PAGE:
• 38th Annual GAPNA Conference

    October 3-5, 2019 at the Paris Hotel, Las Vegas, NV.

    Focused education; lasting connections, networking, free access to the GAPNA Online Library.

    Earn up to 21 contact hours (including pre-conference workshops).

    Get more information and register now!

  • 2019 Senior Report Senior Report: Older Americans have more options for home care, but still struggling.

    The United Health Foundation has released results of a sweeping new study benchmarking the health of older adults. The America's Health Rankings® Senior Report was created in partnership with GAPNA to improve the health of America's seniors.

    The data will help advanced practice nurses and other providers deliver quality care.

    Find out about it!

  • AwardNew for GAPNA members: MCM Education

    GAPNA has partnered with a MCM Education to offer an ongoing series of CNE programs available to GAPNA members. "Diagnosing and Managing Parkinson’s Disease in Older Adults," is the latest program offered.

    Parkinson’s disease (PD) is characterized by both motor and nonmotor symptoms. It is diagnosed based on the presence of two of four motor symptoms including rest tremor, bradykinesia, rigidity, and gait imbalance...

    Find out about it!

  • FREE continuing education credit is available for the following session:

    "Dementia Management Update"

    (session captured at the GAPNA 2018 Annual Conference)


    For September/October 2019 - Get Your Free CNE Now!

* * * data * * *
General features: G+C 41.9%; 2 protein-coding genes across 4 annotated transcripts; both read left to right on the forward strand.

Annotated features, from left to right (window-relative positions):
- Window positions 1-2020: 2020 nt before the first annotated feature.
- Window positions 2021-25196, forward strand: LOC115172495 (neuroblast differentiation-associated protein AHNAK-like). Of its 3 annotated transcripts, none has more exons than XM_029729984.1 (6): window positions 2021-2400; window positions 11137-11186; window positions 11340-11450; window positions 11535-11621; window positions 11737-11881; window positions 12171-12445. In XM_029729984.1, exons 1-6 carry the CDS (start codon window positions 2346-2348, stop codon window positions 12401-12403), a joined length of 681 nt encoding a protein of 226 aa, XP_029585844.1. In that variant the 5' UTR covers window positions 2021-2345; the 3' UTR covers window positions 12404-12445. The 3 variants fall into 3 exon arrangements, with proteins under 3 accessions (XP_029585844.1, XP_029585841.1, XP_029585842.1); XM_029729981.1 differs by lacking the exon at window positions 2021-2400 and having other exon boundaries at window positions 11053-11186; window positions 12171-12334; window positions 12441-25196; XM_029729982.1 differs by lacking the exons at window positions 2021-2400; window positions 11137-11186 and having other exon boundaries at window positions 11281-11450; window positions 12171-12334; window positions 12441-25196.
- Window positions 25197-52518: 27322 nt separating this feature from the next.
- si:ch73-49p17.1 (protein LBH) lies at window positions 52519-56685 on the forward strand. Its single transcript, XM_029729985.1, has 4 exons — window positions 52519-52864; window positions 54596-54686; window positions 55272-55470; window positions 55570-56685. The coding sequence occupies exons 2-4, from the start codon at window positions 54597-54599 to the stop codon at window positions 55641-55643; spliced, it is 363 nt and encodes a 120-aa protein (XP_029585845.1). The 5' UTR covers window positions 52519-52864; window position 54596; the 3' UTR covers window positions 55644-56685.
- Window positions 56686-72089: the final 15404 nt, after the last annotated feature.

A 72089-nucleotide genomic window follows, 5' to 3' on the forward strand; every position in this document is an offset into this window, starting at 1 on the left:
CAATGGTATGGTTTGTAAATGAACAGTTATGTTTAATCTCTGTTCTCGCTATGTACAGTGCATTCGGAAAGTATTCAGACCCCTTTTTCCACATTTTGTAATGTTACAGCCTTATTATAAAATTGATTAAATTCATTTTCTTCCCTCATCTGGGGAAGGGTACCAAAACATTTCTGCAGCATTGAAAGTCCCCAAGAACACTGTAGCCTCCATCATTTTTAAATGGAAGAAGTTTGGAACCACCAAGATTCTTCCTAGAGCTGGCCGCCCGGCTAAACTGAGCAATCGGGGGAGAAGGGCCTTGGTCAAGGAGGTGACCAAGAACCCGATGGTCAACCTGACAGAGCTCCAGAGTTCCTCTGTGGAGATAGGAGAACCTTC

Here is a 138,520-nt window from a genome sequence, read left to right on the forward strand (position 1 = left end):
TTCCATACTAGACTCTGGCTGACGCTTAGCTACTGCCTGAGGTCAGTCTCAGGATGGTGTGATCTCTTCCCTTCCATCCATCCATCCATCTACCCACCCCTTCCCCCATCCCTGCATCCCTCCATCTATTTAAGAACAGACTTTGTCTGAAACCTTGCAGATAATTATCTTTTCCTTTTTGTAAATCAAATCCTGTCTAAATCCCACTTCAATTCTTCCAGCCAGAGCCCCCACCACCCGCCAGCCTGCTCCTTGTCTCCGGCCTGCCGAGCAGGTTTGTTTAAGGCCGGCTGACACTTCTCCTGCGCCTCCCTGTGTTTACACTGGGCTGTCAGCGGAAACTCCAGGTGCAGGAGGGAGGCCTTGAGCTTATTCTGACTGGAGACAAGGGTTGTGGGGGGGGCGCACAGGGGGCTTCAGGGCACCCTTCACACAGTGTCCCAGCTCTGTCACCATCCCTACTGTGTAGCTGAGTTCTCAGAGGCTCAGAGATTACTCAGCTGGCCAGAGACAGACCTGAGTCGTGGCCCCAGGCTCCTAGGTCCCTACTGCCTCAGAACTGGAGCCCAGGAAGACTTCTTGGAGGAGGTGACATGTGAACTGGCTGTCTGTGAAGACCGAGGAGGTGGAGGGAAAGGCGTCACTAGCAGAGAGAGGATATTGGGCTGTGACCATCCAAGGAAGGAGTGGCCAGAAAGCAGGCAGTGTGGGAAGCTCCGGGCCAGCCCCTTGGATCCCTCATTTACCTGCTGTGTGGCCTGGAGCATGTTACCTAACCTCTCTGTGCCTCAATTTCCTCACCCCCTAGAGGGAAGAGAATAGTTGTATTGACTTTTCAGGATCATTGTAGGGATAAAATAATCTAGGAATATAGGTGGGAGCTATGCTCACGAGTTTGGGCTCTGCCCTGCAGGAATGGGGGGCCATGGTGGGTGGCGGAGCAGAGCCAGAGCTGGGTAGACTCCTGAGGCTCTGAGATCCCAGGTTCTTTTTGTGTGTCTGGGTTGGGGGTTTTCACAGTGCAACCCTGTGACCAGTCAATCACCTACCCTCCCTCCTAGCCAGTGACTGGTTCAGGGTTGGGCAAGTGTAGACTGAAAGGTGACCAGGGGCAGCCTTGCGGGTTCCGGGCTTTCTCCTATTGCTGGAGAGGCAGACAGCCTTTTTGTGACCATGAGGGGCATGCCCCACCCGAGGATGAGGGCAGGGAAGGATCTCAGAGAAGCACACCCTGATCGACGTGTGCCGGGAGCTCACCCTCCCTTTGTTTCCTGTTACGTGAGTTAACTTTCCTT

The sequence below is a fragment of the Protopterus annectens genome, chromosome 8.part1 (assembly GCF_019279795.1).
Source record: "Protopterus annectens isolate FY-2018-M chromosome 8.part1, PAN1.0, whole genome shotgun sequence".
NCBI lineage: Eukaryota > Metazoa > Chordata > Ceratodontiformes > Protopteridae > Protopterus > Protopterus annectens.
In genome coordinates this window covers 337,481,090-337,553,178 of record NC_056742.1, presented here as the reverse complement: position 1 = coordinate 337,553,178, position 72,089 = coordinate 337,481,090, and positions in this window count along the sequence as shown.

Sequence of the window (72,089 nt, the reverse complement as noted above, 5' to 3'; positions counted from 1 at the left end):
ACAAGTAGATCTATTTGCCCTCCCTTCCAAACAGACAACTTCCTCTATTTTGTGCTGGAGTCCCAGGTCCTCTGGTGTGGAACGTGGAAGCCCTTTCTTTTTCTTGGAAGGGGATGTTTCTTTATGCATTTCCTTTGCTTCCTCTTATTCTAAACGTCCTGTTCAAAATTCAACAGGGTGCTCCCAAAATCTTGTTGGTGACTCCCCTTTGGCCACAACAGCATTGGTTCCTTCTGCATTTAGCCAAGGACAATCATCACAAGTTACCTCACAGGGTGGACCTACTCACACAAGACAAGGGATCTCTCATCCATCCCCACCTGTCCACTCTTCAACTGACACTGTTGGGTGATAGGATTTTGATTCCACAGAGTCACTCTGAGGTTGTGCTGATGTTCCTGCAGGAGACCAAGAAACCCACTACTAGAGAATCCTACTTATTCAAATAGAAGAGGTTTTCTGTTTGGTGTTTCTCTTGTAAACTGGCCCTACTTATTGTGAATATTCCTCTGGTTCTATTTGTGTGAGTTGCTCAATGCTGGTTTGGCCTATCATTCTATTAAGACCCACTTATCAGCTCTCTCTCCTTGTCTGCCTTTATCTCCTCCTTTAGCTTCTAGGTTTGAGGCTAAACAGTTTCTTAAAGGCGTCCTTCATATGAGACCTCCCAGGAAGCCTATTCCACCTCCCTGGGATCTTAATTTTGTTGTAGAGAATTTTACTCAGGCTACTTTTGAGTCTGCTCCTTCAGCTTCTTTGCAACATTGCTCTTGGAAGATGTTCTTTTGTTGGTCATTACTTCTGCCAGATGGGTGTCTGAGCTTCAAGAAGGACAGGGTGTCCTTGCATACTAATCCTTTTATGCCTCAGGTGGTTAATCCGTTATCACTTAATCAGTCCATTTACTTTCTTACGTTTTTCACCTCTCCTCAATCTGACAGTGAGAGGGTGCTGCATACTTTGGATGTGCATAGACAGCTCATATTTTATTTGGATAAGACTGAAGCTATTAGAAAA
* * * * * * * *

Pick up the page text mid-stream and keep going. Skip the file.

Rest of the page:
Contact Precautions Should Be Extended to All MRSA Carriers in a Nursing Home

A new study finds there can be substantial benefit when contact precautions are extended to all known methicillin-resistant Staphylococcus aureus (MRSA) carriers in nursing homes, not just those with evident infection.

Researchers used a computational model that included virtual representations of 71 nursing homes and 29 hospitals to compare three strategies: not applying contact precautions to any nursing home residents, applying contact precautions to individuals with clinically apparent MRSA infections, and using contact precautions for all known MRSA carriers identified by hospital screening.

Implementing contact precautions for those with clinically apparent infection had a minimal effect of less than 1% on MRSA prevalence in hospitals, which continued 5 years after starting the practice. The strategy did result in a median 0.4% decrease in MRSA prevalence in nursing homes. Using contact precautions on all known MRSA carriers resulted in a 14.2% in MRSA prevalence in nursing homes and a 2.3% decrease in hospitals 1 year after implementation. 

According to the researchers, the findings support a more comprehensive approach to contain and prevent MRSA infection. They suggest that nursing homes include measures to help residents deal with the isolation requirement of contact precautions.

For more info, see Lee et al. (2013). The potential regional impact of contact precaution use in nursing homes to control methicillin-resistant Staphylococcus aureus. Infection Control and Hospital Epidemiology, 34(2), 151-160. doi:10.1086/669091

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